Perhaps it may be permitted to mention two events in her life which help one to understand how it is she has come to play this masculine and feminine part in public life.
One day, a day of torrential rain, when she was a girl living in her father’s house in Cheshire, she and her sister saw a carriage and pair coming through the park towards the house. The coachman and footman on the box were soaking wet, and kept their heads down to avoid the sting of the rain in their eyes. The horses were streaming with rain and the carriage might have been a watercart.
When the caller, a rich lady, arrived in the drawing-room, polite wonder was expressed at her boldness in coming out on such a dreadful day. She seemed surprised. “Oh, but I came in a closed carriage,” she explained.
This innocent remark opened the eyes of Miss Royden to the obliquity of vision which is wrought, all unconsciously in many cases, by the power of selfishness. The condition of her coachman and footman had never for a moment presented itself to the lady’s mind. Miss Royden made acquaintance with righteous indignation. She became a reformer, and something of a vehement reformer.
The drenched carriage coming through a splash of rain to her home will remain for ever in her mind as an image of that spirit of selfishness which in its manifold and subtle workings wrecks the beauty of human existence.
Miss Royden, it should be said, had been prepared by a long experience of pain to feel sympathy with the sufferings of other people. Her mind had been lamentably ploughed up ever since the dawn of memory to receive the divine grain of compassion.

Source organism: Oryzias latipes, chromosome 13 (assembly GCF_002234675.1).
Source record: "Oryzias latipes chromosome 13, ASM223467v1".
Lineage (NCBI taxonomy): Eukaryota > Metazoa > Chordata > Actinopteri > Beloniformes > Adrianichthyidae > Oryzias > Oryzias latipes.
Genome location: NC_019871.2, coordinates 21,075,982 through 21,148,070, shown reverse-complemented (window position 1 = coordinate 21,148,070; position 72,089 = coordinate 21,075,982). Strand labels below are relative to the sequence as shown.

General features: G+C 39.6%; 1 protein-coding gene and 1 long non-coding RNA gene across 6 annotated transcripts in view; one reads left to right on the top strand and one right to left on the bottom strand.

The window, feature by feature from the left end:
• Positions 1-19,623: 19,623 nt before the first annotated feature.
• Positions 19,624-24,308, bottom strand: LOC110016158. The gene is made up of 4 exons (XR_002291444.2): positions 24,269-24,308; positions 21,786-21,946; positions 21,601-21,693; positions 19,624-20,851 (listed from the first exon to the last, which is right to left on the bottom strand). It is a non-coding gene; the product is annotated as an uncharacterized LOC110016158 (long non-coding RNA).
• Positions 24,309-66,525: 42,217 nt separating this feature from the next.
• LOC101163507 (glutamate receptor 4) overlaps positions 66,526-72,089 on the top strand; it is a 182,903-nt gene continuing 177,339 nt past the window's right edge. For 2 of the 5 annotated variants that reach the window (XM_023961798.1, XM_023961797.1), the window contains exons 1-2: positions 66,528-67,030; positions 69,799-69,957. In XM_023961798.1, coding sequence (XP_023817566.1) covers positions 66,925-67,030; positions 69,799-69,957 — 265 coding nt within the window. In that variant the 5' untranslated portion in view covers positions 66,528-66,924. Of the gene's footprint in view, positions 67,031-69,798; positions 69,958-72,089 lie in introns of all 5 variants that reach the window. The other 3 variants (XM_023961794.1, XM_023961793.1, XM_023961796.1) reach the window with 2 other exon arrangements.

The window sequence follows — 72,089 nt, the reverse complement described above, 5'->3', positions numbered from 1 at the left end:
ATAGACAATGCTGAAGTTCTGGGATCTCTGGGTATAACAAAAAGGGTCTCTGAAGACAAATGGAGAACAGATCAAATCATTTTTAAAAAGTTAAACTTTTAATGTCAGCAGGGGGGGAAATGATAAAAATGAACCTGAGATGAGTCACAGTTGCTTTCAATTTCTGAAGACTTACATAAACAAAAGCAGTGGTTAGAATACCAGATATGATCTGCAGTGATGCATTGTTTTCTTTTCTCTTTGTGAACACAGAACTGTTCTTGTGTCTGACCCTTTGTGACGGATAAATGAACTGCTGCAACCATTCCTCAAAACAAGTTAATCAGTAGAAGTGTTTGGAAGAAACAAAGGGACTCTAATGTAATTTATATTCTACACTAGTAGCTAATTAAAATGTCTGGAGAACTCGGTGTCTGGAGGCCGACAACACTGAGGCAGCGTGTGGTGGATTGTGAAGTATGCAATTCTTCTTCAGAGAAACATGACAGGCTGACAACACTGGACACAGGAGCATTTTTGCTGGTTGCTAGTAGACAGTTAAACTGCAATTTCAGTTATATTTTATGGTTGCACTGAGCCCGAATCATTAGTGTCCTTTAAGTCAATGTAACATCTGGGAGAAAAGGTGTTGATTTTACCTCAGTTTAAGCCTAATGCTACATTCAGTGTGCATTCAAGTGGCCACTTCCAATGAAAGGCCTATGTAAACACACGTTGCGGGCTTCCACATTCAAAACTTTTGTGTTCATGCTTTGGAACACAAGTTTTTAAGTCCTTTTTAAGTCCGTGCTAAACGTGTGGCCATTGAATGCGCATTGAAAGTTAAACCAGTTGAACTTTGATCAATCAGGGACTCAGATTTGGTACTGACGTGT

At birth both her hips were dislocated, and lameness has been her lot through life. Such was her spirit, however, that this saddening and serious affliction, dogging her days and nights with pain, seldom prevented her from joining in the vigorous games and sports of the Royden family. She was something of a boy even in those days, and pluck was the very centre of her science of existence.
The religion of her parents suggested to her mind that this suffering had been sent by God. She accepted the perilous suggestion, but never confronted it. It neither puffed her up with spiritual pride nor created in her mind bitter thoughts of a paltry and detestable Deity. A pagan stoicism helped her to bear her lot quite as much as, if not more than, the evangelicalism of Sir Thomas and Lady Royden. Moreover, she was too much in love with life to give her mind very seriously to the difficulties of theology. Even with a body which had to wrench itself along, one could swim and row, read and think, observe and worship.
Her eldest brother went to Winchester and Magdalen College at Oxford; she to Cheltenham College and Lady Margaret Hall at Oxford. Education was an enthusiasm. Rivalry in scholarship was as greatly a part of that wholesome family life as rivalry in games. There was always a Socratic “throwing of the ball” going on, both indoors and out. Miss Royden distinguished herself in the sphere of learning and in the sphere of sports.